Tile QR Factorization with Parallel Panel Processing for Multicore Architectures
, 2009
"... To exploit the potential of multicore architectures, recent dense linear algebra libraries have used tile algorithms, which consist in scheduling a Directed Acyclic Graph (DAG) of tasks of fine granularity where nodes represent tasks, either panel factorization or update of a blockcolumn, and edges ..."
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To exploit the potential of multicore architectures, recent dense linear algebra libraries have used tile algorithms, which consist in scheduling a Directed Acyclic Graph (DAG) of tasks of fine granularity where nodes represent tasks, either panel factorization or update of a blockcolumn, and edges represent dependencies among them. Although past approaches already achieve high performance on moderate and large square matrices, their way of processing a panel in sequence leads to limited performance when factorizing tall and skinny matrices or small square matrices. We present a new fully asynchronous method for computing a QR factorization on sharedmemory multicore architectures that overcomes this bottleneck. Our contribution is to adapt an existing algorithm that performs a panel factorization in parallel (named CommunicationAvoiding QR and initially designed for distributedmemory machines), to the context of tile algorithms using asynchronous computations. An experimental study shows significant improvement (up to almost 10 times faster) compared to stateoftheart approaches. We aim to eventually incorporate this work into the Parallel Linear Algebra for Scalable Multicore Architectures (PLASMA) library. 1
Communicationavoiding QR decomposition for
 GPU,” GPU Technology Conference, Research Poster A01
, 2010
"... Abstract—We describe an implementation of the CommunicationAvoiding QR (CAQR) factorization that runs entirely on a single graphics processor (GPU). We show that the reduction in memory traffic provided by CAQR allows us to outperform existing parallel GPU implementations of QR for a large class of ..."
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Abstract—We describe an implementation of the CommunicationAvoiding QR (CAQR) factorization that runs entirely on a single graphics processor (GPU). We show that the reduction in memory traffic provided by CAQR allows us to outperform existing parallel GPU implementations of QR for a large class of tallskinny matrices. Other GPU implementations of QR handle panel factorizations by either sending the work to a generalpurpose processor or using entirely bandwidthbound operations, incurring data transfer overheads. In contrast, our QR is done entirely on the GPU using computebound kernels, meaning performance is good regardless of the width of the matrix. As a result, we outperform CULA, a parallel linear algebra library for GPUs by up to 17x for tallskinny matrices and Intel’s Math Kernel Library (MKL) by up to 12x. We also discuss stationary video background subtraction as a motivating application. We apply a recent statistical approach, which requires many iterations of computing the singular value decomposition of a tallskinny matrix. Using CAQR as a first step to getting the singular value decomposition, we are able to get the answer 3x faster than if we use a traditional bandwidthbound GPU QR factorization tuned specifically for that matrix size, and 30x faster than if we use Intel’s Math Kernel Library (MKL) singular value decomposition routine on a multicore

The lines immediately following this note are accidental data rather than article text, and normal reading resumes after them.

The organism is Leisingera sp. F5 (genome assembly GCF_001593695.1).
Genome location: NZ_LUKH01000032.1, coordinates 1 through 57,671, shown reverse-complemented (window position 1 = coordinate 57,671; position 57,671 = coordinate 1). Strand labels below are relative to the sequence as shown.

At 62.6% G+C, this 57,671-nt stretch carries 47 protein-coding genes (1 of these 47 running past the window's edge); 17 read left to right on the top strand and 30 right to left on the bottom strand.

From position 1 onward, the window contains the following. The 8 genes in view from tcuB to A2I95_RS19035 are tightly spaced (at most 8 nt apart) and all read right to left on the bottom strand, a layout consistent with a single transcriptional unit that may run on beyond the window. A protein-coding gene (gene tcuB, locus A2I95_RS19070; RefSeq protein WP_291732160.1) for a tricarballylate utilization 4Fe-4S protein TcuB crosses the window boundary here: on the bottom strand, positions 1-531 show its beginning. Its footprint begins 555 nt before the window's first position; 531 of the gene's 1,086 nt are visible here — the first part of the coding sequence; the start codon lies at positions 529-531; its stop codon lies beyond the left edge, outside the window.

QR Factorization of Tall and Skinny Matrices in a Grid Computing Environment
"... Previous studies have reported that common dense linear algebra operations do not achieve speed up by using multiple geographical sites of a computational grid. Because such operations are the building blocks of most scientific applications, conventional supercomputers are still strongly predominant ..."
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Previous studies have reported that common dense linear algebra operations do not achieve speed up by using multiple geographical sites of a computational grid. Because such operations are the building blocks of most scientific applications, conventional supercomputers are still strongly predominant in highperformance computing and the use of grids for speeding up largescale scientific problems is limited to applications exhibiting parallelism at a higher level. We have identified two performance bottlenecks in the distributed memory algorithms implemented in ScaLAPACK, a stateoftheart dense linear algebra library. First, because ScaLAPACK assumes a homogeneous communication network, the implementations of ScaLAPACK algorithms lack locality in their communication pattern. Second, the number of messages sent in the ScaLAPACK algorithms is significantly greater than other algorithms that trade flops for communication. In this paper, we present a new approach for computing a QR factorization – one of the main dense linear algebra kernels – of tall and skinny matrices in a grid computing environment that overcomes these two bottlenecks. Our contribution is to articulate a recently proposed algorithm (Communication Avoiding QR) with a topologyaware middleware (QCGOMPI) in order to confine intensive communications (ScaLAPACK calls) within the different geographical sites. An experimental study conducted on the Grid’5000 platform shows that the resulting performance increases linearly with the number of geographical sites on largescale problems (and is in particular consistently higher than ScaLAPACK’s).